It’s the perfect moment now because we did a pre-tour in October in the UK and some parts of Europe so we presented the new singles because we knew we were going to be here in the States at the precise moment where the album was out. It’s more difficult to tour the States because it’s such a big territory. When you tour in Europe, you maybe do one gig in Belgium, one in Holland, one in France and then you go to Italy and you play two. And then you go to Germany and play one or two. It’s like a few gigs in different places. If you play in America you have at least to tour for a month and a half. If you want to cover the main cities – not even all the cities you would like to play in – it’s definitely more difficult and we’re trying to keep a balance between Europe and America but it’s not always easy. 

You’re one of the few bands that are able to do that…

To work both ways – I know! (Laughs) But sometimes our fans are complaining but it’s not up to us. They’re like you never play to Europe and then we go Europe. Why don’t you come here to the States? Come on! (Laughs) We can’t be in two places at the same time! Just be patient! We’ll be there as well!

With the new album – great album by the way – been listening to it non-stop. Do you think that you’ve been doing anything different with this album than the previous stuff or are you just doing what you do well better?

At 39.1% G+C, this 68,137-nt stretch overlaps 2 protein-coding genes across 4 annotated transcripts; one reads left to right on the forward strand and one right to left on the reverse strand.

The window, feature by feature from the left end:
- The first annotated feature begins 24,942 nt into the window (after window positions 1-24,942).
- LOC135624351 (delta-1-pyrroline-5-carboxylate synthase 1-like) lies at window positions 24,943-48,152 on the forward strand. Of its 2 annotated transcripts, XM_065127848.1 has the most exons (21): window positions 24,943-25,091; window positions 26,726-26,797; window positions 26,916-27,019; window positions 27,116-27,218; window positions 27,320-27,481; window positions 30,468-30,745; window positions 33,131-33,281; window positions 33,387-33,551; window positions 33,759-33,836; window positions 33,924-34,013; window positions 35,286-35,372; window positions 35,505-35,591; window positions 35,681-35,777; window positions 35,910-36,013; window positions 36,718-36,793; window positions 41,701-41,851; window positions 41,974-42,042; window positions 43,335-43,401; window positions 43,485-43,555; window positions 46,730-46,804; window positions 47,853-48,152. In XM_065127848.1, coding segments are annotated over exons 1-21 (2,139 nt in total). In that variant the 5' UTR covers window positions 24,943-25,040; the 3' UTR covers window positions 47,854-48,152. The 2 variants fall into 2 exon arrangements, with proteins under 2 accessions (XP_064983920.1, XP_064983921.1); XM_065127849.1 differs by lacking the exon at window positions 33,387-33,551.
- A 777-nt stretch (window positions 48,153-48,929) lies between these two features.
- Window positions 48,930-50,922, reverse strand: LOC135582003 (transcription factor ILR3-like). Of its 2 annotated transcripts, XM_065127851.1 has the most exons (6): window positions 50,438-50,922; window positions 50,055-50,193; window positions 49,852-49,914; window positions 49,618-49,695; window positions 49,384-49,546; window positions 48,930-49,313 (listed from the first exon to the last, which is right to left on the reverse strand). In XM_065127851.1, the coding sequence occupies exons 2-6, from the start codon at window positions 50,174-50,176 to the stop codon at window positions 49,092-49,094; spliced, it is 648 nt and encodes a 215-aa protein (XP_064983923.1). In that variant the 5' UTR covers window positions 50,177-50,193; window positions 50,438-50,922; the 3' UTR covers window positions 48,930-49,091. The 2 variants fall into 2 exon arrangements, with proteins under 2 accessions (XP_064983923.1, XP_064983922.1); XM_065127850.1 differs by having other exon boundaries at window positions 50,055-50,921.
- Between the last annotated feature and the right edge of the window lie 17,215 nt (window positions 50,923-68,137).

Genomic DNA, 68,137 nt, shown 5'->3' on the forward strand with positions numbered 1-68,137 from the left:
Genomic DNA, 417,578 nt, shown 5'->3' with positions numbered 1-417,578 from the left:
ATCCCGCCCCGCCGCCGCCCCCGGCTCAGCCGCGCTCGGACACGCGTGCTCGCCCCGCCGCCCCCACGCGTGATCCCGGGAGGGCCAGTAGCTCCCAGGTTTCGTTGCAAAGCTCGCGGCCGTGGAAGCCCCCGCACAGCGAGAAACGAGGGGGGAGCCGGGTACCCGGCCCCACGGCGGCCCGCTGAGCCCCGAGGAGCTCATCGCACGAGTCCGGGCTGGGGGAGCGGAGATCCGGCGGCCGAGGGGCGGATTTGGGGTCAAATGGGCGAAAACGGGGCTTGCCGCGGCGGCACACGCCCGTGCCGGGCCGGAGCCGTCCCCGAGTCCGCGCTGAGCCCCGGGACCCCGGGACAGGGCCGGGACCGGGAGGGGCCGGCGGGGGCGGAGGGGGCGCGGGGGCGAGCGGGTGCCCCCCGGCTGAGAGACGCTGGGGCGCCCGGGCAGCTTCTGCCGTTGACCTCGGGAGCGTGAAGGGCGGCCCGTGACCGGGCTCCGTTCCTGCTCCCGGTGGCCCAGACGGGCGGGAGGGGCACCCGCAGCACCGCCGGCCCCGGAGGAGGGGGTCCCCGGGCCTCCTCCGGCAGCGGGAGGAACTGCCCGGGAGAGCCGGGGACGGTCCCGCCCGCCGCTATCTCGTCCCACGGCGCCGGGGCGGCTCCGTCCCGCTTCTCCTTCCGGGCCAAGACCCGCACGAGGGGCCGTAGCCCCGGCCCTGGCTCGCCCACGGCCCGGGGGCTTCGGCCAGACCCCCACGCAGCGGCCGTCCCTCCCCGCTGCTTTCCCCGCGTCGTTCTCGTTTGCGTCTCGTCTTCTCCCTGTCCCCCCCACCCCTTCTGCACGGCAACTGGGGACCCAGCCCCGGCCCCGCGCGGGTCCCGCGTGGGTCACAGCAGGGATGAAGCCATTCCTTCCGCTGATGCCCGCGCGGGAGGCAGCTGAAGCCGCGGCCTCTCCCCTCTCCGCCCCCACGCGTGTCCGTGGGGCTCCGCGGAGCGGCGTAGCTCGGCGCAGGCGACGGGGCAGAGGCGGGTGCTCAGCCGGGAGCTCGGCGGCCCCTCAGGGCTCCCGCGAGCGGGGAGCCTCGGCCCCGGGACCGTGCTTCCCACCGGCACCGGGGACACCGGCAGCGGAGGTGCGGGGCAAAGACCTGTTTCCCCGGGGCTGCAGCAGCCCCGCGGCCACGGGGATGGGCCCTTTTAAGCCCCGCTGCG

I think that it came out different but without us thinking about making it sound different because what we always do with every album is that we don’t think. We just go with the flow which is let the inspiration go and do everything for us. It’s not that we sit around a table and we say OK the last album went this way. Why don’t we try to do this? It’s not like that – the process is completely different because we collect the ideas and whatever we like, we keep it. We don’t care about clichés, we don’t think about what people might think about the album because it’s a representation of art so it has to describe who we are. It has to be who we are. It doesn’t have to be what fans want from us and I personally think that that’s why we kept it – for such a long time – interesting to a lot of people. We might have lost some fans but we won over a lot of people. And then maybe the new people didn’t like the album after and the old school fans came back. I think it’s refreshing. It’s refreshing to just evolve and not to get stuck in the same thing over and over. And this album definitely the most obscure, the heaviest one we’ve ever done but it’s not that we thought about it before we started songwritin